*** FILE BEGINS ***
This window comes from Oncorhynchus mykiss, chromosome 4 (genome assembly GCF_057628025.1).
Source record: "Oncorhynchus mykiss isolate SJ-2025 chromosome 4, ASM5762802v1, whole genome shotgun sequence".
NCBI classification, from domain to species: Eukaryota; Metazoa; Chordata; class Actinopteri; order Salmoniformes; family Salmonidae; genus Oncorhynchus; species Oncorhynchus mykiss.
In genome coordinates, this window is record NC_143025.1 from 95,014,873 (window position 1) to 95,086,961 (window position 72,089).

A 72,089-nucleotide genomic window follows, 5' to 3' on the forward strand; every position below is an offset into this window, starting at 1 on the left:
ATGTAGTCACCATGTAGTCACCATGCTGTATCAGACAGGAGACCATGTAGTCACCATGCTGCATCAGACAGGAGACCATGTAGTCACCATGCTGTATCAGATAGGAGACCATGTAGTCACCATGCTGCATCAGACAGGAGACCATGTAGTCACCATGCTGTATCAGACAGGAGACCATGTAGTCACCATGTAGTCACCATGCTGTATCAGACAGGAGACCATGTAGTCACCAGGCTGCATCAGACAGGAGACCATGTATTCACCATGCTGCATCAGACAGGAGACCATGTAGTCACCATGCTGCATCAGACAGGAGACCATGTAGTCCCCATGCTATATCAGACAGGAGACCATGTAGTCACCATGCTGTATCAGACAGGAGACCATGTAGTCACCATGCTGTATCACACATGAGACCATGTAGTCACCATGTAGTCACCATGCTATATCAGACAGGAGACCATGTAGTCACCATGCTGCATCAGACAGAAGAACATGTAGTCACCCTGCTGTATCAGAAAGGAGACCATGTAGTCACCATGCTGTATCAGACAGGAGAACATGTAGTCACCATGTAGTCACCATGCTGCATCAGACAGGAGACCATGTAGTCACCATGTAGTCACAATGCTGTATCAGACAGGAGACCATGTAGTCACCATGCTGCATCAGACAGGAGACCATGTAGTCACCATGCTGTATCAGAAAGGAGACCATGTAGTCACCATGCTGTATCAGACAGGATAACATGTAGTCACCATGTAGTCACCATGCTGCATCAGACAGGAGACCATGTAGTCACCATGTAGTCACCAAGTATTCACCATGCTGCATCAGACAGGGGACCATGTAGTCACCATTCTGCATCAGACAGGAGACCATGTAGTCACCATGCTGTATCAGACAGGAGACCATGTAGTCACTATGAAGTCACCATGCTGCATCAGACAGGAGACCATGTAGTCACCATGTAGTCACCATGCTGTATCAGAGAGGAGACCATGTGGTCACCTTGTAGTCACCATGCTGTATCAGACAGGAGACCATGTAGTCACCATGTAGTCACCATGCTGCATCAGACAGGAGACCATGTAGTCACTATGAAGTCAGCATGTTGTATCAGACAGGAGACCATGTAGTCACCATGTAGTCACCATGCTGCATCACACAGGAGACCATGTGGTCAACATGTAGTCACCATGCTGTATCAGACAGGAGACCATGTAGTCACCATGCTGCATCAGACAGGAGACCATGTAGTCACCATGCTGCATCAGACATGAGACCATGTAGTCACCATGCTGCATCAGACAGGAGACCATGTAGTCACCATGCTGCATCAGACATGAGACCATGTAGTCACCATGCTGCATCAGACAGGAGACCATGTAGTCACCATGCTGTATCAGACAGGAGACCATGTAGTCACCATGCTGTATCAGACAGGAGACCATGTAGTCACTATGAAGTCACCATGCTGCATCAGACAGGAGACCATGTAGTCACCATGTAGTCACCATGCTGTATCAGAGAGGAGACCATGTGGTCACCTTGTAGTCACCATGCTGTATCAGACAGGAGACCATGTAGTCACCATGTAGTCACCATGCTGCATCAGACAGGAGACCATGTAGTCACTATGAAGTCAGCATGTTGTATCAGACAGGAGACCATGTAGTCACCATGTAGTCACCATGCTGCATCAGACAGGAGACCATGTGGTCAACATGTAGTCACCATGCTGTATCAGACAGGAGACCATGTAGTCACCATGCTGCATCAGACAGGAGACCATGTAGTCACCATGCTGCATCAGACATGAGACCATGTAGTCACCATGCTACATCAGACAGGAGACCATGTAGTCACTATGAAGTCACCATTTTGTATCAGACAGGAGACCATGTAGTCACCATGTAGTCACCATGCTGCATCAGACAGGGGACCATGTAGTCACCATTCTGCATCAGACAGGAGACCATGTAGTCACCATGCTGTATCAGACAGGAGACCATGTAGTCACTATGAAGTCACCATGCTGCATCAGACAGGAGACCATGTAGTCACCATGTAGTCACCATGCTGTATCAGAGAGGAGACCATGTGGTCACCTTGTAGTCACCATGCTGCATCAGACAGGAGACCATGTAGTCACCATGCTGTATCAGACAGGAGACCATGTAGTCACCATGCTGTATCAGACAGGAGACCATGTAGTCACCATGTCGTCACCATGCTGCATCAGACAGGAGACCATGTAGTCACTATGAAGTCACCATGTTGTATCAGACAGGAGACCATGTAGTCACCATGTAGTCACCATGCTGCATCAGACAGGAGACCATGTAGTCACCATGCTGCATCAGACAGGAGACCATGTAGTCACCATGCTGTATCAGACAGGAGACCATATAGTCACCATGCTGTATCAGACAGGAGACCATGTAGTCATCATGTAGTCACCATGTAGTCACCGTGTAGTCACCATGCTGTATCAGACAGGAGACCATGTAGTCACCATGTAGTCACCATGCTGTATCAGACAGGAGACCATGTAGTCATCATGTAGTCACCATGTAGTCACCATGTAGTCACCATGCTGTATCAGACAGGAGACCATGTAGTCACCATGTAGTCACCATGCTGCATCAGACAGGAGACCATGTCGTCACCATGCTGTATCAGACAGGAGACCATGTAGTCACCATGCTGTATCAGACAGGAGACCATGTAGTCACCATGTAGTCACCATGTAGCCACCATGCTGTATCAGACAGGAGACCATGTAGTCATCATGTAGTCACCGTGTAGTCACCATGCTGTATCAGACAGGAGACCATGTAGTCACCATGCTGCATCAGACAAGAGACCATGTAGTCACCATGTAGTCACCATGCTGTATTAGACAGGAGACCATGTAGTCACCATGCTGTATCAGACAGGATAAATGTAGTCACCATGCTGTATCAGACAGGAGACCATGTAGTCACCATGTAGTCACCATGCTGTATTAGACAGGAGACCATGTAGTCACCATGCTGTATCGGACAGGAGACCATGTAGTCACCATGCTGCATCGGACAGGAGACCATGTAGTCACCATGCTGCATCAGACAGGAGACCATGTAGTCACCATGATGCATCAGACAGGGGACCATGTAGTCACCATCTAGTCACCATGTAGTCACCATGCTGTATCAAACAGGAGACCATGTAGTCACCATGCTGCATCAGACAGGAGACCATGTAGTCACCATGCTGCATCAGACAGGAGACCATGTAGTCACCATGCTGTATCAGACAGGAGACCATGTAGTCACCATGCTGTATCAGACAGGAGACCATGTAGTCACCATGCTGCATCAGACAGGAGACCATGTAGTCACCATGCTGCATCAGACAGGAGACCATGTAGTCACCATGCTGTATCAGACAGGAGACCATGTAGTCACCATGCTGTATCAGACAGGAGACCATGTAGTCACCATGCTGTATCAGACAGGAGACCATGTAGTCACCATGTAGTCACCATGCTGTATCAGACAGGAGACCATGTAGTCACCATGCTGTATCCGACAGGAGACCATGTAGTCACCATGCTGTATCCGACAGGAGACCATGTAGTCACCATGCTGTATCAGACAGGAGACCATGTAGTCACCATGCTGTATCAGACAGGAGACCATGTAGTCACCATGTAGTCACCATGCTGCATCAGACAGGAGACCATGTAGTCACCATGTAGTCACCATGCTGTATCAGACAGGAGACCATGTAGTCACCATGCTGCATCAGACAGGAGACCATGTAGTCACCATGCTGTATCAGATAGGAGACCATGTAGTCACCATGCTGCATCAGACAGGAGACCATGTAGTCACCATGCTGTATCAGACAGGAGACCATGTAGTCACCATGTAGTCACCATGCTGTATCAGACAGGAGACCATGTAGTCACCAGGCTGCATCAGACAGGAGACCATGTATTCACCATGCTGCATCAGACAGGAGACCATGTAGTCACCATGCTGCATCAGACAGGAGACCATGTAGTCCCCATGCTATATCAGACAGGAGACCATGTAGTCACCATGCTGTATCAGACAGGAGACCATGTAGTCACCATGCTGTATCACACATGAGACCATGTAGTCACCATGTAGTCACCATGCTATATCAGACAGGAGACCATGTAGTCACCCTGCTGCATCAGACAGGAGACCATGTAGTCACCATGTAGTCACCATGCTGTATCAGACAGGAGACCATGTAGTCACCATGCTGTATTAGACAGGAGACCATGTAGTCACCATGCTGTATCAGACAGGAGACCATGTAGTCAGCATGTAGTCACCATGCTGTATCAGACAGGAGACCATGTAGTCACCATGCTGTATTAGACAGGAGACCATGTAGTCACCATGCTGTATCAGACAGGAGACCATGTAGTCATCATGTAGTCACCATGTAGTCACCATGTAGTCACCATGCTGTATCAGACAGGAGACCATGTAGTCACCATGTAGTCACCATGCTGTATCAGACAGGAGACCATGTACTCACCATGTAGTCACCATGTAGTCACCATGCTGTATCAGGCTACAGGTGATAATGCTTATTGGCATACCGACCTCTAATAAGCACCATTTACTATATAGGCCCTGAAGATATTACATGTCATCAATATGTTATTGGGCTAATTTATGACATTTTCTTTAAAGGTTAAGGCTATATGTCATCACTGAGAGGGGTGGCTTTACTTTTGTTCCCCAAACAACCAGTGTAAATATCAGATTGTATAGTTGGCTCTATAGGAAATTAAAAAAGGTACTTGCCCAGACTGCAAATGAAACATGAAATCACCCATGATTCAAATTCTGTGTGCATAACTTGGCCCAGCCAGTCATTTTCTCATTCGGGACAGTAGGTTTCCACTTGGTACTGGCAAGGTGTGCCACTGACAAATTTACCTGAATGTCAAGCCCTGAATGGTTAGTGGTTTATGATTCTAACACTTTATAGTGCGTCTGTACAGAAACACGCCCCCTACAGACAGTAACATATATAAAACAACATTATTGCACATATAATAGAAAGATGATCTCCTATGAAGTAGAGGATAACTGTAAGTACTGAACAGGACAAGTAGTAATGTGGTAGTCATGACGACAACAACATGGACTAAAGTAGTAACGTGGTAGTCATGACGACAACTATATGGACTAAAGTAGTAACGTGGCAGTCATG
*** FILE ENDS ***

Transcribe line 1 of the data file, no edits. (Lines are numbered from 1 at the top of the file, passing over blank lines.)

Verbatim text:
This window comes from Oncorhynchus mykiss, chromosome 4 (genome assembly GCF_057628025.1).